Photo of the Week – January 27, 2012

During the winter, prairie becomes nearly monochromatic.  The scarcity of color exposes the architecture of the plants.  It’s as if the prairie has been deconstructed before our eyes, stripped down to its framework before being rebuilt for the next season.

Switchgrass (Panicum virgatum) in winter prairie. Sarpy County, Nebraska

About Chris Helzer

Chris Helzer is the Director of Science for The Nature Conservancy in Nebraska. His main role is to evaluate and capture lessons from the Conservancy’s land management and restoration work and then share those lessons with other landowners – both private and public. In addition, Chris works to raise awareness about the importance of prairies and their conservation through his writing, photography, and presentations to various groups. Chris is also the author of "The Ecology and Management of Prairies in the Central United States", published by the University of Iowa Press. He lives in Aurora, Nebraska with his wife Kim and their children.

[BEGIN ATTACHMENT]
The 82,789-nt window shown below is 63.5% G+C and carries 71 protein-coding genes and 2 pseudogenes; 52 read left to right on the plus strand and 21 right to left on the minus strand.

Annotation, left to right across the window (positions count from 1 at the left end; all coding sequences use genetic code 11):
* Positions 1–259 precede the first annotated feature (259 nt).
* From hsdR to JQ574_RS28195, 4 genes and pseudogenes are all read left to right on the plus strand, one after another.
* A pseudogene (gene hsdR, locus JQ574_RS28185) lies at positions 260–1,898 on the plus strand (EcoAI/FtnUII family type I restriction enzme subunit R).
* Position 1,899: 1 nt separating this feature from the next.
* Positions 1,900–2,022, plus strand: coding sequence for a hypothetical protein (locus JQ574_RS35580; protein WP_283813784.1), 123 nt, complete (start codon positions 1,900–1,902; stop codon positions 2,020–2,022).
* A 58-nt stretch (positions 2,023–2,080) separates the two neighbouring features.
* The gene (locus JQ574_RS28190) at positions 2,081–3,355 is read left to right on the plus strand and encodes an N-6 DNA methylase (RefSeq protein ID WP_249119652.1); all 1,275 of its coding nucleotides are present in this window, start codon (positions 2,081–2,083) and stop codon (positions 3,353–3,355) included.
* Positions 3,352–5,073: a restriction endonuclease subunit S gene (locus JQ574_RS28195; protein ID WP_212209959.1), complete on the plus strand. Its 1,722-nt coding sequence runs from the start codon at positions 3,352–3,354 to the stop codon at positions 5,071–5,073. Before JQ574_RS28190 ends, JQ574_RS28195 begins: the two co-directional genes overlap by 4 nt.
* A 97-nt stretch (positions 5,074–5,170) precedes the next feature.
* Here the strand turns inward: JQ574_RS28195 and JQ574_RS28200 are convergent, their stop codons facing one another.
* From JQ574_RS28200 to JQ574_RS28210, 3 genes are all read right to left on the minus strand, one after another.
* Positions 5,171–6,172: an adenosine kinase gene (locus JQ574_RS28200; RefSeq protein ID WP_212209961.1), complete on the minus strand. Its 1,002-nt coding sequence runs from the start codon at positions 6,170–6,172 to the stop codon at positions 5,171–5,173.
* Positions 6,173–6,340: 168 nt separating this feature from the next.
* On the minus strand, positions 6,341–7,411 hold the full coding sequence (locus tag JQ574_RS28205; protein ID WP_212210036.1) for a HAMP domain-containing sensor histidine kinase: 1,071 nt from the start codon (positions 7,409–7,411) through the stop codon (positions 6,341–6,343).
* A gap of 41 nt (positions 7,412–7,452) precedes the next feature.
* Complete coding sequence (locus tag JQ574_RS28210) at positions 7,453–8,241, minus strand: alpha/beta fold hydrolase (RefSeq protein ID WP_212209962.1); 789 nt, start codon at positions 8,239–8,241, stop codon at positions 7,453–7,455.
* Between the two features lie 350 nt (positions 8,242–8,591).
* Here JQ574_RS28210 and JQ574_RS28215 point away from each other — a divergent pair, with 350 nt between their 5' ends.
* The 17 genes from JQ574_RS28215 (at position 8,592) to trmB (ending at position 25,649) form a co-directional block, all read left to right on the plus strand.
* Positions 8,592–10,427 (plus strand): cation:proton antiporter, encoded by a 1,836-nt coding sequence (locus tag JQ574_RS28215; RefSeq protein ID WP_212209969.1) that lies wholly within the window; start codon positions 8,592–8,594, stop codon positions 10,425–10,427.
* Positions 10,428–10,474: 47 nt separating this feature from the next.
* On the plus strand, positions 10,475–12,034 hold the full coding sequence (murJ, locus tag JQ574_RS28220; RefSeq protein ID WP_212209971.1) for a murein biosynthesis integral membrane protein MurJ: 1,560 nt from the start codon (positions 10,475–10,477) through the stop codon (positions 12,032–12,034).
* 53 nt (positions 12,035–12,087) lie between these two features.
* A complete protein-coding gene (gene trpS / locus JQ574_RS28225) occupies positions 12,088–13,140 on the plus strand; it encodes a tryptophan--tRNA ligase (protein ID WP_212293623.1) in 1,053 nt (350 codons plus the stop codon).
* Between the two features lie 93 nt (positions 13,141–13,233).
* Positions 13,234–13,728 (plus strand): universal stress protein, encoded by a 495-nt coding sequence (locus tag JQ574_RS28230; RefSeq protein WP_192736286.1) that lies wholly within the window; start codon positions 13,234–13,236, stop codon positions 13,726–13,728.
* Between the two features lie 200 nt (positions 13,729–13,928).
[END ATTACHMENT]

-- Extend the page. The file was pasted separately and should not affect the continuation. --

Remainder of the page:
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2 Responses to Photo of the Week – January 27, 2012

  1. James McGee says:

    There is a good reason this genus is called Panicum. The ‘panicle’ of Switch Grass breaks off and causes it to travel across the prairie like tumble weed.

  2. Tim Siegmund says:

    I’ve found the more time I spend in the woods and prairies in the winter the easier it is for me to identify plants at any other time of the year. All based on having a greater knowledge of their structure and appearance. Spending time outdoors in all seasons is something that has really helped me with my plant ID. Also, winter time solitude is nice as well.

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